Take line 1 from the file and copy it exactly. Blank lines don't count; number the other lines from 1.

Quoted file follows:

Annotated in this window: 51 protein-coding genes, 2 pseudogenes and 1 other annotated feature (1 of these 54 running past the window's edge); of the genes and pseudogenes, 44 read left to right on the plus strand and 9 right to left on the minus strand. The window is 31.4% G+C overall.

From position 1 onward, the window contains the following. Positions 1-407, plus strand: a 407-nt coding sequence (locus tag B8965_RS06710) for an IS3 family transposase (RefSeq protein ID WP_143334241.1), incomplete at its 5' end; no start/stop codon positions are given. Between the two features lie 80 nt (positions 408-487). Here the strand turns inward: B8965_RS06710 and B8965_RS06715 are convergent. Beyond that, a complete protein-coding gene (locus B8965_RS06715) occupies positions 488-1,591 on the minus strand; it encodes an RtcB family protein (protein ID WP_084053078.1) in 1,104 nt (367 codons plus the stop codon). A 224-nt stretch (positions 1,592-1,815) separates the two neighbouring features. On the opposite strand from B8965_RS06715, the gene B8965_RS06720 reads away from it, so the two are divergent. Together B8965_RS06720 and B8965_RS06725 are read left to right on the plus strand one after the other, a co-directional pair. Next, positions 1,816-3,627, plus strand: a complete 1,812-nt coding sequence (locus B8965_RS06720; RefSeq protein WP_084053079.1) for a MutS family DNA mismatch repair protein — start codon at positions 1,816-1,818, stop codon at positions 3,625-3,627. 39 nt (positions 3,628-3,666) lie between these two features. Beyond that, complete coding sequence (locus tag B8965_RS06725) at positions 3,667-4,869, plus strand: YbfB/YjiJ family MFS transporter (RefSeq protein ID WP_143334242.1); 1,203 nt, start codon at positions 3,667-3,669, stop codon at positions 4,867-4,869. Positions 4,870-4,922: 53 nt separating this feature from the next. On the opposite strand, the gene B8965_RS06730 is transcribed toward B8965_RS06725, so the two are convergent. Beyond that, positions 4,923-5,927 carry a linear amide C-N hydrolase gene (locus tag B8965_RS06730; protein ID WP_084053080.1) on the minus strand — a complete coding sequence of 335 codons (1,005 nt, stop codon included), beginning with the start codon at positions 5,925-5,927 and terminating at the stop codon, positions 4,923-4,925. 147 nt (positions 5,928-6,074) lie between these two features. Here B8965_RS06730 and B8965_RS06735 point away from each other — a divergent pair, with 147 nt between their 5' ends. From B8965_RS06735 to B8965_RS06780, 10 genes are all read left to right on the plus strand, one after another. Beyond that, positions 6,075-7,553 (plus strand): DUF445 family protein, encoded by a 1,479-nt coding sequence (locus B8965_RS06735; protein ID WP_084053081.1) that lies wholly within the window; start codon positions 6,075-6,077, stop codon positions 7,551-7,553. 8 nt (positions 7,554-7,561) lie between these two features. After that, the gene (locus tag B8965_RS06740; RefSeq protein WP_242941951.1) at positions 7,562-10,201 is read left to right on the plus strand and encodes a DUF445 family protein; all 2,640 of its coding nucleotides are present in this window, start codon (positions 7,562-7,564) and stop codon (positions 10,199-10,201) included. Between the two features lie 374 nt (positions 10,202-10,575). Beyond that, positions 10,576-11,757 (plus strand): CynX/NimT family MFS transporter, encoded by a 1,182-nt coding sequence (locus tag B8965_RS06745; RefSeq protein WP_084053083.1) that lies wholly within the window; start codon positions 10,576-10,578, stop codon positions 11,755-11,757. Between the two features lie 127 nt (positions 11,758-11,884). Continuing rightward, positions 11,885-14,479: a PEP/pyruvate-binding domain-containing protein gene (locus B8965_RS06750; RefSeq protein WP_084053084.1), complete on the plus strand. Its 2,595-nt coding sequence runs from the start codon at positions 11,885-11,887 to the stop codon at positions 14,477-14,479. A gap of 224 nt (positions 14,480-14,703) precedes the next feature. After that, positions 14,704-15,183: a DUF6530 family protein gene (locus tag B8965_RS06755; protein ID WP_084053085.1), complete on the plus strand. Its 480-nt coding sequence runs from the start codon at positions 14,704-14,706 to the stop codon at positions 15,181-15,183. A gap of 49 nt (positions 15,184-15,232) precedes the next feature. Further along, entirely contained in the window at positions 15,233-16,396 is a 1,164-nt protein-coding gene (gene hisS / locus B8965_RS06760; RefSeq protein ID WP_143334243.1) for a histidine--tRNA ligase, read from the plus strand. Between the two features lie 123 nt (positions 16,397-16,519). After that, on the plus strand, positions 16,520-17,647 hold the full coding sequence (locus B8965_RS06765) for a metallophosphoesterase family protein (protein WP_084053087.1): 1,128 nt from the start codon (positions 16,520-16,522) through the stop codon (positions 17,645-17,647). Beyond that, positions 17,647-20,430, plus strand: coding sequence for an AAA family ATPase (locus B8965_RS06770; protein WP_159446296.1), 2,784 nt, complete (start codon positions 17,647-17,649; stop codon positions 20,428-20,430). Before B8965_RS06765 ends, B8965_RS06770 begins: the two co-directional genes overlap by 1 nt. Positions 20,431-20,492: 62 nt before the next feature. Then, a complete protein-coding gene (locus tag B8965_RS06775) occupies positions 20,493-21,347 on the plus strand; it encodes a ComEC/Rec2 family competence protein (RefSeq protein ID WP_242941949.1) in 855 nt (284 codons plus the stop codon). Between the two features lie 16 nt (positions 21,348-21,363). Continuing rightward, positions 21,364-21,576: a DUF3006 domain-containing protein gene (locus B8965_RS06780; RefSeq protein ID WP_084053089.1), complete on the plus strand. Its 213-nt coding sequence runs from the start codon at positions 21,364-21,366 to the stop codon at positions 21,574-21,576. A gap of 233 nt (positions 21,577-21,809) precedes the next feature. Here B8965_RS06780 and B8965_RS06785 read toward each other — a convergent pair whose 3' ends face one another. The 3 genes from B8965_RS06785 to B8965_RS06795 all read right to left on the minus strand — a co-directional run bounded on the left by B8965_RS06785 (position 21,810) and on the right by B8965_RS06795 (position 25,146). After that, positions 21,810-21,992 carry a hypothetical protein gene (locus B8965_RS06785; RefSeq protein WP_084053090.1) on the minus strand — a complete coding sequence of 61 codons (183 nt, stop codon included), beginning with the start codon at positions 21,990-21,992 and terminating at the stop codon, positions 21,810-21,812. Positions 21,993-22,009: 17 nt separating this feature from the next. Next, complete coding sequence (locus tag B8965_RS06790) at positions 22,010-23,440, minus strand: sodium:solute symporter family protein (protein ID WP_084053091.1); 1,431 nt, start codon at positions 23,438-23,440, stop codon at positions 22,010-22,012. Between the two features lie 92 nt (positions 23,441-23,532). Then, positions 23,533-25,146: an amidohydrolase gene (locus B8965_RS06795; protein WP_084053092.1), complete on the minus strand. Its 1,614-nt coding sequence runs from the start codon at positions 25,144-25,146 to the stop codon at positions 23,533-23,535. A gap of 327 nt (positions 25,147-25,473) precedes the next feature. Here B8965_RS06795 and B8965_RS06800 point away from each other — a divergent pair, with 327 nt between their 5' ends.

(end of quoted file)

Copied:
Annotated in this window: 51 protein-coding genes, 2 pseudogenes and 1 other annotated feature (1 of these 54 running past the window's edge); of the genes and pseudogenes, 44 read left to right on the plus strand and 9 right to left on the minus strand. The window is 31.4% G+C overall.